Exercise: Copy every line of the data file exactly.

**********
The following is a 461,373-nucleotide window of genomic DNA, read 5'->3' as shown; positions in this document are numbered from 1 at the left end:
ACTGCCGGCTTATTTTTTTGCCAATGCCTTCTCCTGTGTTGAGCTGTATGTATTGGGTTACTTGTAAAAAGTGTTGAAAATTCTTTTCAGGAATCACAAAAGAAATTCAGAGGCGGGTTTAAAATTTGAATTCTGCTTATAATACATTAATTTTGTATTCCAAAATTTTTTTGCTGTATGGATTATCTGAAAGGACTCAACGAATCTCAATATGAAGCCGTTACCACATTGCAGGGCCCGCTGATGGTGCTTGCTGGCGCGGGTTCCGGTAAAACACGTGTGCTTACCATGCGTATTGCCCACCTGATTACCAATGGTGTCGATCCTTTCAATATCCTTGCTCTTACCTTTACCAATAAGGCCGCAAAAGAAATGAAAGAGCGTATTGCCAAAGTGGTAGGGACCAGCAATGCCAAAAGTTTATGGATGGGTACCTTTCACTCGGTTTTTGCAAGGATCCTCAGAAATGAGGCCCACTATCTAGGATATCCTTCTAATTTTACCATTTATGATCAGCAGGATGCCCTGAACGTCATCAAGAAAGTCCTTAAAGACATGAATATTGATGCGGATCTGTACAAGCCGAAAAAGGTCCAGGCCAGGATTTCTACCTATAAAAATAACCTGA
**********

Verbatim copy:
The following is a 461,373-nucleotide window of genomic DNA, read 5'->3' as shown; positions in this document are numbered from 1 at the left end:
ACTGCCGGCTTATTTTTTTGCCAATGCCTTCTCCTGTGTTGAGCTGTATGTATTGGGTTACTTGTAAAAAGTGTTGAAAATTCTTTTCAGGAATCACAAAAGAAATTCAGAGGCGGGTTTAAAATTTGAATTCTGCTTATAATACATTAATTTTGTATTCCAAAATTTTTTTGCTGTATGGATTATCTGAAAGGACTCAACGAATCTCAATATGAAGCCGTTACCACATTGCAGGGCCCGCTGATGGTGCTTGCTGGCGCGGGTTCCGGTAAAACACGTGTGCTTACCATGCGTATTGCCCACCTGATTACCAATGGTGTCGATCCTTTCAATATCCTTGCTCTTACCTTTACCAATAAGGCCGCAAAAGAAATGAAAGAGCGTATTGCCAAAGTGGTAGGGACCAGCAATGCCAAAAGTTTATGGATGGGTACCTTTCACTCGGTTTTTGCAAGGATCCTCAGAAATGAGGCCCACTATCTAGGATATCCTTCTAATTTTACCATTTATGATCAGCAGGATGCCCTGAACGTCATCAAGAAAGTCCTTAAAGACATGAATATTGATGCGGATCTGTACAAGCCGAAAAAGGTCCAGGCCAGGATTTCTACCTATAAAAATAACCTGA